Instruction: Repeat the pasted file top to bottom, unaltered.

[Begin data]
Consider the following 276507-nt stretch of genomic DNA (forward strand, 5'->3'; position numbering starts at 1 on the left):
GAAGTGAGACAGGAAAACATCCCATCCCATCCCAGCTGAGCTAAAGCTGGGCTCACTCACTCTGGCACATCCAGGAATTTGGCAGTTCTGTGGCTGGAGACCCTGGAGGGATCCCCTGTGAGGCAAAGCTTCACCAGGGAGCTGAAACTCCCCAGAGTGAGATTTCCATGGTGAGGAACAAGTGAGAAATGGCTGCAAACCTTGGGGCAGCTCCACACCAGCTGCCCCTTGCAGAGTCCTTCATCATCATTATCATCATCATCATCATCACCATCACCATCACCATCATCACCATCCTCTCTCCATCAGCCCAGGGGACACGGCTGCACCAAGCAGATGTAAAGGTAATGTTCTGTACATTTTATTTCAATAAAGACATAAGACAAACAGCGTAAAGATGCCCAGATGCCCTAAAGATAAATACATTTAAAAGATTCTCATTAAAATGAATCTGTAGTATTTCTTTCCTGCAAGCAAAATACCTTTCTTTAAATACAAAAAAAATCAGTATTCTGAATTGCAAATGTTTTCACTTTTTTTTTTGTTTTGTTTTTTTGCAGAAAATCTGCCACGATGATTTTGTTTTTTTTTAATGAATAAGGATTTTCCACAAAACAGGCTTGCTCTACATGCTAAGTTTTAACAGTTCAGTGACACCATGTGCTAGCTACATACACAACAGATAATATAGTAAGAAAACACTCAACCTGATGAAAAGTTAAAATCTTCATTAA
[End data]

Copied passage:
Consider the following 276507-nt stretch of genomic DNA (forward strand, 5'->3'; position numbering starts at 1 on the left):
GAAGTGAGACAGGAAAACATCCCATCCCATCCCAGCTGAGCTAAAGCTGGGCTCACTCACTCTGGCACATCCAGGAATTTGGCAGTTCTGTGGCTGGAGACCCTGGAGGGATCCCCTGTGAGGCAAAGCTTCACCAGGGAGCTGAAACTCCCCAGAGTGAGATTTCCATGGTGAGGAACAAGTGAGAAATGGCTGCAAACCTTGGGGCAGCTCCACACCAGCTGCCCCTTGCAGAGTCCTTCATCATCATTATCATCATCATCATCATCACCATCACCATCACCATCATCACCATCCTCTCTCCATCAGCCCAGGGGACACGGCTGCACCAAGCAGATGTAAAGGTAATGTTCTGTACATTTTATTTCAATAAAGACATAAGACAAACAGCGTAAAGATGCCCAGATGCCCTAAAGATAAATACATTTAAAAGATTCTCATTAAAATGAATCTGTAGTATTTCTTTCCTGCAAGCAAAATACCTTTCTTTAAATACAAAAAAAATCAGTATTCTGAATTGCAAATGTTTTCACTTTTTTTTTTGTTTTGTTTTTTTGCAGAAAATCTGCCACGATGATTTTGTTTTTTTTTAATGAATAAGGATTTTCCACAAAACAGGCTTGCTCTACATGCTAAGTTTTAACAGTTCAGTGACACCATGTGCTAGCTACATACACAACAGATAATATAGTAAGAAAACACTCAACCTGATGAAAAGTTAAAATCTTCATTAA